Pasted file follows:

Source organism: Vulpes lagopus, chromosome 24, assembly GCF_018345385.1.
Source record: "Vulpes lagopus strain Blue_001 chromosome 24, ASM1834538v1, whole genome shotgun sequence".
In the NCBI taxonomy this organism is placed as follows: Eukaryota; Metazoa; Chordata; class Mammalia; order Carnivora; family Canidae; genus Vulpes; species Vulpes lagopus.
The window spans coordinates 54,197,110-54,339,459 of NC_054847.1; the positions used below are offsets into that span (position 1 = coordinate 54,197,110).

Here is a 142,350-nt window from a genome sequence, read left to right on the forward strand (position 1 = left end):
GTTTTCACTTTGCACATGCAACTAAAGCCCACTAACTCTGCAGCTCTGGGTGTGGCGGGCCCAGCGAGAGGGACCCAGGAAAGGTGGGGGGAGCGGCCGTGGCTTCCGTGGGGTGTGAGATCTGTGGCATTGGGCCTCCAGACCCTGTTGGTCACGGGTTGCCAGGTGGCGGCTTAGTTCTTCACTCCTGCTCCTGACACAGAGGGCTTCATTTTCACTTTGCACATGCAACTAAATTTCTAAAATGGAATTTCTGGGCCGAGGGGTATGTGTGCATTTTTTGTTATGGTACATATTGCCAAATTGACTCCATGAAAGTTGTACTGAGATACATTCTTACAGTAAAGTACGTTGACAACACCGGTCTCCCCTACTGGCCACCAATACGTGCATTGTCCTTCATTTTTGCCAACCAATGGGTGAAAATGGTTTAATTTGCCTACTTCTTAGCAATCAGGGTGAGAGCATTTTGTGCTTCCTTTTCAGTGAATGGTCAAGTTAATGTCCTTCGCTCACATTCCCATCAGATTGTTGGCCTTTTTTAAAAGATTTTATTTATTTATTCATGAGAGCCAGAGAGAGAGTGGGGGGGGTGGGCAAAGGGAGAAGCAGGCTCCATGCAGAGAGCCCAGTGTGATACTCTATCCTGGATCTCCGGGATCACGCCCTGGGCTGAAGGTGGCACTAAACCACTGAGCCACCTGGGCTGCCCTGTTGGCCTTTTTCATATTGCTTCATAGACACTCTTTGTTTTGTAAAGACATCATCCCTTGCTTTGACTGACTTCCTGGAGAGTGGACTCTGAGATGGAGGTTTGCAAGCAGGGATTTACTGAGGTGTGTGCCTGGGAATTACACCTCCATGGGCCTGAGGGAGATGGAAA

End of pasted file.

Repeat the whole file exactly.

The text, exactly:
Source organism: Vulpes lagopus, chromosome 24, assembly GCF_018345385.1.
Source record: "Vulpes lagopus strain Blue_001 chromosome 24, ASM1834538v1, whole genome shotgun sequence".
In the NCBI taxonomy this organism is placed as follows: Eukaryota; Metazoa; Chordata; class Mammalia; order Carnivora; family Canidae; genus Vulpes; species Vulpes lagopus.
The window spans coordinates 54,197,110-54,339,459 of NC_054847.1; the positions used below are offsets into that span (position 1 = coordinate 54,197,110).

Here is a 142,350-nt window from a genome sequence, read left to right on the forward strand (position 1 = left end):
GTTTTCACTTTGCACATGCAACTAAAGCCCACTAACTCTGCAGCTCTGGGTGTGGCGGGCCCAGCGAGAGGGACCCAGGAAAGGTGGGGGGAGCGGCCGTGGCTTCCGTGGGGTGTGAGATCTGTGGCATTGGGCCTCCAGACCCTGTTGGTCACGGGTTGCCAGGTGGCGGCTTAGTTCTTCACTCCTGCTCCTGACACAGAGGGCTTCATTTTCACTTTGCACATGCAACTAAATTTCTAAAATGGAATTTCTGGGCCGAGGGGTATGTGTGCATTTTTTGTTATGGTACATATTGCCAAATTGACTCCATGAAAGTTGTACTGAGATACATTCTTACAGTAAAGTACGTTGACAACACCGGTCTCCCCTACTGGCCACCAATACGTGCATTGTCCTTCATTTTTGCCAACCAATGGGTGAAAATGGTTTAATTTGCCTACTTCTTAGCAATCAGGGTGAGAGCATTTTGTGCTTCCTTTTCAGTGAATGGTCAAGTTAATGTCCTTCGCTCACATTCCCATCAGATTGTTGGCCTTTTTTAAAAGATTTTATTTATTTATTCATGAGAGCCAGAGAGAGAGTGGGGGGGGTGGGCAAAGGGAGAAGCAGGCTCCATGCAGAGAGCCCAGTGTGATACTCTATCCTGGATCTCCGGGATCACGCCCTGGGCTGAAGGTGGCACTAAACCACTGAGCCACCTGGGCTGCCCTGTTGGCCTTTTTCATATTGCTTCATAGACACTCTTTGTTTTGTAAAGACATCATCCCTTGCTTTGACTGACTTCCTGGAGAGTGGACTCTGAGATGGAGGTTTGCAAGCAGGGATTTACTGAGGTGTGTGCCTGGGAATTACACCTCCATGGGCCTGAGGGAGATGGAAA